Knowledge Identifier: +Billy_Eckstine
Category: Music (655)
Born in 1914.
Countries: United States (96%), Belgium (4%)
Linked to: Howard University, Recording Industry Association of America, Peabody High School, Saint Paul's College
Heading to Chicago, Eckstine joined Earl Hines' Grand Terrace Orchestra in 1939, staying with the band as vocalist and trumpeter, until 1943
Charlie Rouse - Rouse began his career with the Billy Eckstine Orchestra in 1944, followed by the Dizzy Gillespie Big Band in 1945, the Duke Ellington Orchestra from 1949 to 1950, the Count Basie Octet in 1950, Bull Moose Jackson And His Buffalo Bearcats in 1953, and the Oscar Pettiford Sextet in 1955
Frank Sinatra - By the end of 1948, Sinatra felt that his career was stalling, something that was confirmed when he slipped to No. 4 on Down Beat's annual poll of most popular singers (behind Billy Eckstine, Frankie_Laine, and Bing Crosby).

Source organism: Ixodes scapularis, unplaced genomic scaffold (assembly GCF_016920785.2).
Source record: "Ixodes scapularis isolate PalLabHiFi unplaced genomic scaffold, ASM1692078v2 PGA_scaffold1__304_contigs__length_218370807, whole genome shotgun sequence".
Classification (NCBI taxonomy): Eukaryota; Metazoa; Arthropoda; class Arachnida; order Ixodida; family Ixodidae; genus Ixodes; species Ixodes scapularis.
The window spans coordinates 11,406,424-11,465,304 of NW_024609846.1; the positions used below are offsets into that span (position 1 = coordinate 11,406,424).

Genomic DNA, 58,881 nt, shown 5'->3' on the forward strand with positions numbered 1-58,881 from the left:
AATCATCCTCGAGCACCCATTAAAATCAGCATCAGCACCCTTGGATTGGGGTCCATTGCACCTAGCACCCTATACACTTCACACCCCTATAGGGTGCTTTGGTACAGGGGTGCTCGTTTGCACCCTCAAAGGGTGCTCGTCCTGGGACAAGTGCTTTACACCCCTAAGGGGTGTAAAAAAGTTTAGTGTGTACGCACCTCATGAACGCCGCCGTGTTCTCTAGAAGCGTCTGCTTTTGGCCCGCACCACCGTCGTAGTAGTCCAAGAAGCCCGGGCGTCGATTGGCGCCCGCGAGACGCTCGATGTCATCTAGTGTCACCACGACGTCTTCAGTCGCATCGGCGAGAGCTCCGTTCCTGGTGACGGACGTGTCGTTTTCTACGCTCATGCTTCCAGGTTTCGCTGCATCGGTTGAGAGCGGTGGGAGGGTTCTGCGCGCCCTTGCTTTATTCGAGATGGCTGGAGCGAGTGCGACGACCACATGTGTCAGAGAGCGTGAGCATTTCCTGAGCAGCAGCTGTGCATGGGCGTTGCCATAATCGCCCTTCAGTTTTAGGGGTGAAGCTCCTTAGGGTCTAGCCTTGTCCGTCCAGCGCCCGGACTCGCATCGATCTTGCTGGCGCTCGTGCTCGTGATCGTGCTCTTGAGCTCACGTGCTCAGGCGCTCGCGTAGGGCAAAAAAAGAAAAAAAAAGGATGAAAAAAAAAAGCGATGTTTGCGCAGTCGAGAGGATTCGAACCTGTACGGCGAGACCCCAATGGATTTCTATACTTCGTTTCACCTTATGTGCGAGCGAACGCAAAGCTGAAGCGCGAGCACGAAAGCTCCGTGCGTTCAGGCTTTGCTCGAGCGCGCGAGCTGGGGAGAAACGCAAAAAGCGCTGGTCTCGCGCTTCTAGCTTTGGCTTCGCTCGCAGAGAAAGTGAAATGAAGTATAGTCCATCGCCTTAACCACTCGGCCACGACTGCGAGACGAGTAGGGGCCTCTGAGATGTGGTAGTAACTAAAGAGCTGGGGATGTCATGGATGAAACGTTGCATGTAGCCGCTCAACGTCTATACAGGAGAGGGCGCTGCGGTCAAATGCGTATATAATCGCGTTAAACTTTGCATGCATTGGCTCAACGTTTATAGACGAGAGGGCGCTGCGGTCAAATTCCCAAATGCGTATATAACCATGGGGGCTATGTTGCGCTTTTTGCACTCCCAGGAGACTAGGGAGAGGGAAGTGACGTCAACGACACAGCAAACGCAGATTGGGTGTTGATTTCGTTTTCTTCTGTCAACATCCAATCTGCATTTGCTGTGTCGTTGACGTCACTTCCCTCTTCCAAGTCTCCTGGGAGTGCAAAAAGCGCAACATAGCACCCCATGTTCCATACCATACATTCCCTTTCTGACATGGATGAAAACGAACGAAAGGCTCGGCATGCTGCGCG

Among Eckstine's recordings of the 1950s was a 1957 duet with Sarah Vaughan, "Passing Strangers", a minor hit in 1957, but an initial No. 22 success in the UK Singles Chart
Sarah Vaughan - Vaughan was reunited with Billy Eckstine for a series of duet recordings in 1957 that yielded the hit "Passing Strangers".
Count Basie - In 1959, Basie's band recorded a "greatest hits" double album The Count Basie Story and "Basie and Eckstine, Inc.": album featuring Billy Eckstine, Quincy_Jones and the Count Basie Orchestra.
His friend Duke Ellington recalled Eckstine's artistry in his 1973 autobiography "Music is My Mistress": "Eckstine-style love songs opened new lines of communication for the man in the man-woman merry-go-round, and blues a la B were the essence of cool
In 1984 Eckstine recorded his final album, "I Am a Singer", arranged and conducted by Angelo DiPippo and featuring Toots Thielemans on harmonica